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Intake and Exhaust Systems

The emphasis is on simplicity and durability

By Marc E. Cook

For an internal-combustion engine to create useful power, it really needs just three things: a fuel and air mixture in the correct proportion, an ignition source (spark plug), and sufficient compression to make the charge pack a punch.

But first, that combination of fuel and air must get into the cylinders — and when the deed is done, the exhaust must be routed back out. At the heart of the induction system is the carburetor or fuel-injection system. (Because fewer simple airplanes have fuel injection, we'll focus on the carb.)

Put simply, the carburetor lives to mix liquid fuel from the tanks with the appropriate amount of air, atomize this mixture, and provide a way of controlling engine speed through throttling of the intake air. Though the chemically correct ratio is 15:1 by weight, aircraft engines will run well on ratios from 16:1 at the lean end to 10:1 on the rich side. (The terms lean and rich refer to the amount of fuel delivered, so a lot of fuel is rich and not much is lean.) It's the carburetor's job to ensure that the right ratio, in the right form, is available to the engine at the appropriate times.

Fuel delivered from the tanks enters the carburetor and is held in the float bowl, so called because a set of airtight floats work against a needle valve to maintain a set level of fuel in the bowl. This is important because the amount of fuel in the bowl in part determines how rich or lean the carburetor runs. (This is a subtle effect and is easily overridden by the mixture control, which we'll discuss shortly.)

In airplanes, you'll find the carburetor at the bottom of the engine, a throwback to the days when the devices were prone to leaking — and dribbling of fuel on a hot engine could be hazardous to one's health. As such, these are known as updraft carburetors, as opposed to the more normal downdraft types found atop automobile engines until a decade ago, when fuel injection pretty much took over. (A relative handful of aircraft have side-draft carburetors, which are functionally similar to the updraft versions.)

Carburetors work by using the flow of intake air through a venturi restriction — increasing the velocity of the air and creating a low pressure zone just downstream — which then draws fuel through a nozzle into the air stream. A fixed orifice, or jet, determines the maximum fuel flow through the carburetor. The nozzle, which resides in the middle of the carburetor throat, also helps atomize the fuel, creating a more uniform mixture.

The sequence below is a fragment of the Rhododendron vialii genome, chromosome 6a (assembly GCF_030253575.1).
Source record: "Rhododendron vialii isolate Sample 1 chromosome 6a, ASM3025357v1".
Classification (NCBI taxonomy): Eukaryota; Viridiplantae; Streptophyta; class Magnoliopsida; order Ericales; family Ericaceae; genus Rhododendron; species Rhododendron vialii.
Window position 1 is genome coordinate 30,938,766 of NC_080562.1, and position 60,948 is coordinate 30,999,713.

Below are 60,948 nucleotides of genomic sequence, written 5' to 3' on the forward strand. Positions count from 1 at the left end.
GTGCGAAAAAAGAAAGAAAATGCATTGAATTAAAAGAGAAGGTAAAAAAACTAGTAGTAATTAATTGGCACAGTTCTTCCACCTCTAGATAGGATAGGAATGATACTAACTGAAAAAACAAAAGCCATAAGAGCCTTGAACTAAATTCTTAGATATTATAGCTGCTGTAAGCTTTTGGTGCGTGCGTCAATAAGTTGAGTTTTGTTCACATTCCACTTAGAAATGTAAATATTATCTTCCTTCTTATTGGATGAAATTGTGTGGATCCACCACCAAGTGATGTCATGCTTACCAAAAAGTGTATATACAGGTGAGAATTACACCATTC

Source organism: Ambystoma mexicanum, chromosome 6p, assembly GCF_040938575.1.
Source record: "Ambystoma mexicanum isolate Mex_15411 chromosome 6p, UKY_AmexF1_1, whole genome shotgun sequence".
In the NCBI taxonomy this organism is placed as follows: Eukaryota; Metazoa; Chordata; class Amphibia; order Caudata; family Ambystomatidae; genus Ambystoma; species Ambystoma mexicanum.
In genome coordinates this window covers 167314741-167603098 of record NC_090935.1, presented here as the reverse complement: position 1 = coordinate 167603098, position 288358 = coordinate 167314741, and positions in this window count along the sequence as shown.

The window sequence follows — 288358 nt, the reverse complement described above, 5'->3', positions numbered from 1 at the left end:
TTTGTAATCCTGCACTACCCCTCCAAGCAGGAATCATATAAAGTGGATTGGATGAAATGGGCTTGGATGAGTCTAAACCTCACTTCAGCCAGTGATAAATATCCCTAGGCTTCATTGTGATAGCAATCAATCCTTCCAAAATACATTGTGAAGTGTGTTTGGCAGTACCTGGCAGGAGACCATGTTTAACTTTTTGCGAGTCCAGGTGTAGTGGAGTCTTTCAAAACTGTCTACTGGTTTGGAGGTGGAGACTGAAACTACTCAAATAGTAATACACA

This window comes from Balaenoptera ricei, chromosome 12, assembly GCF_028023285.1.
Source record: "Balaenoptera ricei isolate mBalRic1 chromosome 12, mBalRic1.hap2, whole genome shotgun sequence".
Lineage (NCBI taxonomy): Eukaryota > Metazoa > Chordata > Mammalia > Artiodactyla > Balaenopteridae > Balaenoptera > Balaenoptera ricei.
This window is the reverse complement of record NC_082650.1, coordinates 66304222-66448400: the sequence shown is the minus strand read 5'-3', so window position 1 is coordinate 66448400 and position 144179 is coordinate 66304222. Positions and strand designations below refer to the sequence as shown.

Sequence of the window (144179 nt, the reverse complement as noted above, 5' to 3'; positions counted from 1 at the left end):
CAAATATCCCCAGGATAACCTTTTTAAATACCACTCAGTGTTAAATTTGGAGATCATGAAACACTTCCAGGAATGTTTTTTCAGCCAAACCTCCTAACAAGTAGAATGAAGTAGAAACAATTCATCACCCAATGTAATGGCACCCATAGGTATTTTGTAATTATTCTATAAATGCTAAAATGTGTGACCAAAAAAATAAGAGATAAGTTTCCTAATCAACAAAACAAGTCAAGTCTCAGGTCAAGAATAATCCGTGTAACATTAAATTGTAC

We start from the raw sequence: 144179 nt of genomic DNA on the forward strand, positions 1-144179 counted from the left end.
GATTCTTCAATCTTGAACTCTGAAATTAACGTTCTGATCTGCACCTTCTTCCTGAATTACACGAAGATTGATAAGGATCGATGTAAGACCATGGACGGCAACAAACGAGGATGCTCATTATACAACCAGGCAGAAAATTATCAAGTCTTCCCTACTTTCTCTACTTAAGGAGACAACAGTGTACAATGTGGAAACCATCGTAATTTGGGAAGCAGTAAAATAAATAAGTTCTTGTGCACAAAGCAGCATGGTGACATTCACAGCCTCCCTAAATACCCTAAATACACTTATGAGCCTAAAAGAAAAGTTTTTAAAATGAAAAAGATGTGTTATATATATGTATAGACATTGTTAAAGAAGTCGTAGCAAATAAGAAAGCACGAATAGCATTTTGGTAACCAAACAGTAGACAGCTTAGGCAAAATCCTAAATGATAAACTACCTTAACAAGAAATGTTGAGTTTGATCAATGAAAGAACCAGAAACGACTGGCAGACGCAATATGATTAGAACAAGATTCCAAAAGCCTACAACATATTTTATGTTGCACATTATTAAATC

This simple aviation carburetor also has a mechanism that you won't find on automotive carbs: a user-adjustable mixture control. Why? Because an airplane must operate at a variety of atmospheric conditions, from the oxygen-rich lower elevations to thin-air altitudes. And the basic self-compensating nature of the carburetor — the more air flow through the venturi, the more fuel drawn from the bowl — is insufficient to work adequately across the range of power settings and altitudes. In addition, air-cooled engines require more fuel during takeoff and climb, primarily for cooling and detonation suppression, than they do in cruise or descent. The mixture control operates a needle that moves down in the main jet to decrease fuel flow and lean the mixture.

Once the fuel/air mixture leaves the carburetor, it travels through a series of tubes to the individual cylinders' intake ports. Along the way these tubes twist and turn to accommodate engine-packaging requirements first and the needs of the intake system second. In other words, the typical setup is not optimized for ideal mixture distribution among cylinders. In Lycomings, the intake tubes pass through the oil sump, heating them, as well as the fuel-air mixture and the carburetor itself, which is bolted beneath. This helps ward off carburetor icing — a phenomenon caused by the cooling of the intake air as it passes through the venturi, which causes the dew point to fall and some of the water in the air to condense and freeze on the back side of the throttle valve. Continentals typically do not locate the carburetor next to a heat source, and so some airplanes like the Cessna 150 and fixed-gear 182 are quite prone to carburetor icing.

Exhaust system design is amazingly straightforward in aircraft. Instead of attempting to carefully tune the system for noise reduction and cylinder scavenging, most designers settle for getting the hot gases out of the cylinders with a minimum of fuss. So the typical steel exhaust system will have tubes of the same diameter for each cylinder, but not always of the same length. They will feed into what may appear to be a muffler but is in reality a can with little more than a simple baffle inside.

It's important to understand that exhaust-system integrity is critical. Because the gases can be as hot as 1,500 degrees Fahrenheit at the exhaust port, this blowtorch-like heat must stay away from unprotected surfaces. Also, any leaks in the exhaust system around the heater muff, basically a shroud that uses the hot exhaust pipe to warm the cabin and for carburetor deicing, can lead to poisonous carbon monoxide reaching the cockpit.

Ultimately, what aviation intake and exhaust systems lack in technological "wow" they make up for in simplicity and durability, and with proper maintenance you'll probably never have to think much about these systems in flight.